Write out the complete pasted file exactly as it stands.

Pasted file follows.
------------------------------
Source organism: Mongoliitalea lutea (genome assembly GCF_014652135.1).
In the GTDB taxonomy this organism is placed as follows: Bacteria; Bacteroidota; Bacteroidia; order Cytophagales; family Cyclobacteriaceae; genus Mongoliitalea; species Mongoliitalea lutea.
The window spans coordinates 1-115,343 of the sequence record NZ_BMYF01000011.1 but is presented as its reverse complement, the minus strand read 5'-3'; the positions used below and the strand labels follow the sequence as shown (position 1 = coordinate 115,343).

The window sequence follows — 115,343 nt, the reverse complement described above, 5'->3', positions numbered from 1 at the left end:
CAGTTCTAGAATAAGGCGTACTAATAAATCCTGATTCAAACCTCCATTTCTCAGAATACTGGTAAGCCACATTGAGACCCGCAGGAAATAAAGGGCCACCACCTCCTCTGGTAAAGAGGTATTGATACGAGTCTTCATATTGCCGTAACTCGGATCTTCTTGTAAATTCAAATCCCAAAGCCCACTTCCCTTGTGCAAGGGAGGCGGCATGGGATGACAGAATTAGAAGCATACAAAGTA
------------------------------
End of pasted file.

Source organism: Mongoliitalea lutea (genome assembly GCF_014652135.1).
In the GTDB taxonomy this organism is placed as follows: Bacteria; Bacteroidota; Bacteroidia; order Cytophagales; family Cyclobacteriaceae; genus Mongoliitalea; species Mongoliitalea lutea.
The window spans coordinates 1-115,343 of the sequence record NZ_BMYF01000011.1 but is presented as its reverse complement, the minus strand read 5'-3'; the positions used below and the strand labels follow the sequence as shown (position 1 = coordinate 115,343).

The window sequence follows — 115,343 nt, the reverse complement described above, 5'->3', positions numbered from 1 at the left end:
CAGTTCTAGAATAAGGCGTACTAATAAATCCTGATTCAAACCTCCATTTCTCAGAATACTGGTAAGCCACATTGAGACCCGCAGGAAATAAAGGGCCACCACCTCCTCTGGTAAAGAGGTATTGATACGAGTCTTCATATTGCCGTAACTCGGATCTTCTTGTAAATTCAAATCCCAAAGCCCACTTCCCTTGTGCAAGGGAGGCGGCATGGGATGACAGAATTAGAAGCATACAAAGTA